Last edited by clint738; 02-13-2017, 02:21 PM.

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  • tackit
    replied
    When I'm flat welding, I turn the voltage up one volt more than whats shown on the door and the machine welds perfectly. I listen to the arc when setting my wire speed, I use the door numbers just to get close, then I turn the wire feed speed knob up or down until I hear a steady smooth sizzling bacon sound, then I have the sweet spot I'm looking for..
    Last edited by tackit; 02-08-2017, 12:08 PM.

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  • Danny
    replied
    Try removing the mill scale and rust from your base metal in your weld zone area. Doing this should help improve arc quality , puddle wet out, and penetration.

    Leave a comment:


  • ryanjones2150
    replied
    A long stick-out will make your weld crown up like that too, especially out of position.

    Leave a comment:


  • MMW
    replied
    It looks to me that you are trying to keep the puddle centered on the joint? In this instance you should be favoring the lower plate slightly as there is less mass on the top pc. so it will burn in easier there on the edge as opposed to the bottom plate. As you weld you can always roll the puddle up to catch the top then back down, basically weaving. Hope you understand what I'm saying.

    Don't be afraid to change the machine settings until you find your sweet spot. Two people can use the same machine and have different settings. All charts are just a guideline & require tweaking.

    Leave a comment:


  • MAC702
    replied
    It's been so long since I used a machine that gave me the actual numbers, that I couldn't tell you. Experiment both directions and see what differences you get. Surely you have a few scraps so you don't have a bad a weld on the project?
    Last edited by MAC702; 02-07-2017, 08:44 AM. Reason: spelling

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  • clint738
    replied
    I agree MAC that welding flat will be nicer. I was just welding the horizontals to get some practice with the machine again since I hadn't uncovered it since probably 2015.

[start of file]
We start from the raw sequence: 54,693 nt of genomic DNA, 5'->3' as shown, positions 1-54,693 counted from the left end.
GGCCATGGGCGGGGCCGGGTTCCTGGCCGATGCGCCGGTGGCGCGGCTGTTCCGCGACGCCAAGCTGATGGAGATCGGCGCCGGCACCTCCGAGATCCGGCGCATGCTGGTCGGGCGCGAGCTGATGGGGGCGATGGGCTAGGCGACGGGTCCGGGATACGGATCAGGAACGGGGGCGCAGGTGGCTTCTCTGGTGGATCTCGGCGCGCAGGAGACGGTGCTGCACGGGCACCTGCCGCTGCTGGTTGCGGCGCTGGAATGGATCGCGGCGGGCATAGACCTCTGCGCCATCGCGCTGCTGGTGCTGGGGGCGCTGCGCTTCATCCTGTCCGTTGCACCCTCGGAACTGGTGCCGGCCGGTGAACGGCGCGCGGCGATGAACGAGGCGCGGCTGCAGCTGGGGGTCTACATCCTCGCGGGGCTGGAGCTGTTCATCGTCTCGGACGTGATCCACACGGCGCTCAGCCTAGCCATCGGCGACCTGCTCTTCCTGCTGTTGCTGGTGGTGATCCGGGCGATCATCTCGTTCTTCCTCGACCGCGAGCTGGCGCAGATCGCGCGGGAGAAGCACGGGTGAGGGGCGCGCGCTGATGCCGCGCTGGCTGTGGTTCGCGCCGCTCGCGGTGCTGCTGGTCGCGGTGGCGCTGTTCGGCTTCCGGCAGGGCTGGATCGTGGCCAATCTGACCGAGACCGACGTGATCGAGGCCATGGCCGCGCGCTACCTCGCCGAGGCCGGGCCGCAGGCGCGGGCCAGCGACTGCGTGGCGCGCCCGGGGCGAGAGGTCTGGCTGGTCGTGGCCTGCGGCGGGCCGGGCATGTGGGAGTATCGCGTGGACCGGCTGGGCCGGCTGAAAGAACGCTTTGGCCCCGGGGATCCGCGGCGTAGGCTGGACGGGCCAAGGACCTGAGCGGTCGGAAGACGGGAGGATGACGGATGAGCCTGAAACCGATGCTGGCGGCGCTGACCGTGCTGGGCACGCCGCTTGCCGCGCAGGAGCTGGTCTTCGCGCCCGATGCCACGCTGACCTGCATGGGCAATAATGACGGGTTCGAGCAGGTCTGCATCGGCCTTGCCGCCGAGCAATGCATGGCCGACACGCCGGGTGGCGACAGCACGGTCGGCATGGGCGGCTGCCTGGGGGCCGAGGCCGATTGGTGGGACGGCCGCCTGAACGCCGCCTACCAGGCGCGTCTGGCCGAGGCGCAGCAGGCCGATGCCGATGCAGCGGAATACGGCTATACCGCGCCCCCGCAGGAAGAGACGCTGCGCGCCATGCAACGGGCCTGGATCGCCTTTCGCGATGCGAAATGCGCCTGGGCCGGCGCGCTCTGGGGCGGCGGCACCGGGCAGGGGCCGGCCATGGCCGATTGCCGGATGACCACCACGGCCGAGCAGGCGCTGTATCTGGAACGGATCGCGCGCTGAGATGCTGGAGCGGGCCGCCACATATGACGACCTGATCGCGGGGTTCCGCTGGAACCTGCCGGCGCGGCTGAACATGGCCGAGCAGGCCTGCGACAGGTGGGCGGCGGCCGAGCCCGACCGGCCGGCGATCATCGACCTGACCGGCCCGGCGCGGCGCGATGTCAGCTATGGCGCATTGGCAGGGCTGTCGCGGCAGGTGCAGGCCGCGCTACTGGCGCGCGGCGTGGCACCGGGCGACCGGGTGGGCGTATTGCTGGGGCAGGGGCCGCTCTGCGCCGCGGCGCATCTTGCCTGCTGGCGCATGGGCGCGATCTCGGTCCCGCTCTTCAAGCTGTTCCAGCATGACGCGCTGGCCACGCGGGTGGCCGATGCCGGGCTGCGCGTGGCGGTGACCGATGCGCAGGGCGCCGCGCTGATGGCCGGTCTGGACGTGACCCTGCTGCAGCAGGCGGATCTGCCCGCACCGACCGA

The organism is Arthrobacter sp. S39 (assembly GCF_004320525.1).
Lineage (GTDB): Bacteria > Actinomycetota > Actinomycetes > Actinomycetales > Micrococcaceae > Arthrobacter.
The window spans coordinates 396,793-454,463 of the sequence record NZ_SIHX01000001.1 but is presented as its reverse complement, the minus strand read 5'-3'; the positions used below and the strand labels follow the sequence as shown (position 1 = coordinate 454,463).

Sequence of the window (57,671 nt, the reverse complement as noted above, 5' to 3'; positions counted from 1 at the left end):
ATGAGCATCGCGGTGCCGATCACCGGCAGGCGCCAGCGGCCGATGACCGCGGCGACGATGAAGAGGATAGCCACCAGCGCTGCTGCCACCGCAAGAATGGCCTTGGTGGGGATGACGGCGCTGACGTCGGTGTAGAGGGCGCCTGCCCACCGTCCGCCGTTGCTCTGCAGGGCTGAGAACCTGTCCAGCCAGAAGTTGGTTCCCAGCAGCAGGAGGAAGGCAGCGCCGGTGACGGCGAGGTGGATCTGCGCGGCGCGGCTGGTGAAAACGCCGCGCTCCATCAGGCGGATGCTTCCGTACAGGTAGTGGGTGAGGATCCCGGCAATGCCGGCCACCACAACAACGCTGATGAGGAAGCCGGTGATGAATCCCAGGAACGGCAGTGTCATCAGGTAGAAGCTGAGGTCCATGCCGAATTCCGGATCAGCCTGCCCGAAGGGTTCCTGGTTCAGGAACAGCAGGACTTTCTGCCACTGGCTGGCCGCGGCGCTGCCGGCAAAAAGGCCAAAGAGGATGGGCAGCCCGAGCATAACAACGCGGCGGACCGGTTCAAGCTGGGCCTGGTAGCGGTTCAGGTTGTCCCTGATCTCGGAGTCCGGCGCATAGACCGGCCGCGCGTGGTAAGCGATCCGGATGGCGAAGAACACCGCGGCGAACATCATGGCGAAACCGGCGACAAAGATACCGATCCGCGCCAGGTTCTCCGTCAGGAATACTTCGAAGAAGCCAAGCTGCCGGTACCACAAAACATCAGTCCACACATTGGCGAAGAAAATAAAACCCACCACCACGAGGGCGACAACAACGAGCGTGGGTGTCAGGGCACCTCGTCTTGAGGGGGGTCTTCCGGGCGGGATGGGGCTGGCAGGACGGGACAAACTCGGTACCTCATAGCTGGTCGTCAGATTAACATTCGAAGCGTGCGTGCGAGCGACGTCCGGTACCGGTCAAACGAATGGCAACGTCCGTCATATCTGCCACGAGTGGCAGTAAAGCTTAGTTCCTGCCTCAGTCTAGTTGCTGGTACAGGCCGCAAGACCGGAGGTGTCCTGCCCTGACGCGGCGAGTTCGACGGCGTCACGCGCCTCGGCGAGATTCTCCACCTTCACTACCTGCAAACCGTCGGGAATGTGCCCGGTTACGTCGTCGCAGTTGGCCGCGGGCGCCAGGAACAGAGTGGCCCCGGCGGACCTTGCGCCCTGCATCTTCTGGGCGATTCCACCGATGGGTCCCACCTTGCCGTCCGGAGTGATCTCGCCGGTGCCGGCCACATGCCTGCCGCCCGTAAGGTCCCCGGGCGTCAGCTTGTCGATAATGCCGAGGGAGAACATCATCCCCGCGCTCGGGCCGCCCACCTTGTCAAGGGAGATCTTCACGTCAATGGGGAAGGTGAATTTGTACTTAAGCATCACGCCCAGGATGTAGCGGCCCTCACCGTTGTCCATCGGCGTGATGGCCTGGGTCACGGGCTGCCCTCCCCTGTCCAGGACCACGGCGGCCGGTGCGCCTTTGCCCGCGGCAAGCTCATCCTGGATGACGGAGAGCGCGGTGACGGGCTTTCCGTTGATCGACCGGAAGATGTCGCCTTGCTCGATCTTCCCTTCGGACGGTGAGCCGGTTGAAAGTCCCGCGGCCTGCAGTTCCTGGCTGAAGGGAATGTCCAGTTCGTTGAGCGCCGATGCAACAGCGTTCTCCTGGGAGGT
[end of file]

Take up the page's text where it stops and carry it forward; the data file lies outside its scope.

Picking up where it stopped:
For 3/16" plate material which voltage and wire speed feed would your recommend to get LOTs of penetration?

    Leave a comment:


  • MAC702
    replied
    Originally posted by clint738 View Post
    ...Can someone refresh my memory of what the wire feed adjusts versus the voltage?...
    To put it simply, wire speed is your amperage. The faster you pour in the wire, the higher current the machine will put into the weld, within its capabilities at the selected voltage.

    And while it might be a pain with such a large and heavy weldment, after you get it tacked together, you might want to attempt moving the safe around so that your production welds are in the flat position. Even though you can weld in the other positions, flat is always nicer.

    Leave a comment:


  • clint738
    replied
    I was especially wondering about the welder door settings since they are SO far off of the Mig calculator.

    18.4V at 265 ipm

    or 18-19V at 320-340 ipm

    That seems like a lot of variation in the wire feed speed?


    Can someone refresh my memory of what the wire feed adjusts versus the voltage?

    I am just spoiled to the single amps dial on stick I guess.

    Thanks!

    Leave a comment:


  • tackit
    replied
    It's mostly experimenting with the heat settings, wire speed and travel speed, you'll find the combination easy enough through trial and error. The settings on the door more than likely are for flat welding, so in your situation they're hotter than you need/want.
    Last edited by tackit; 02-06-2017, 11:58 AM.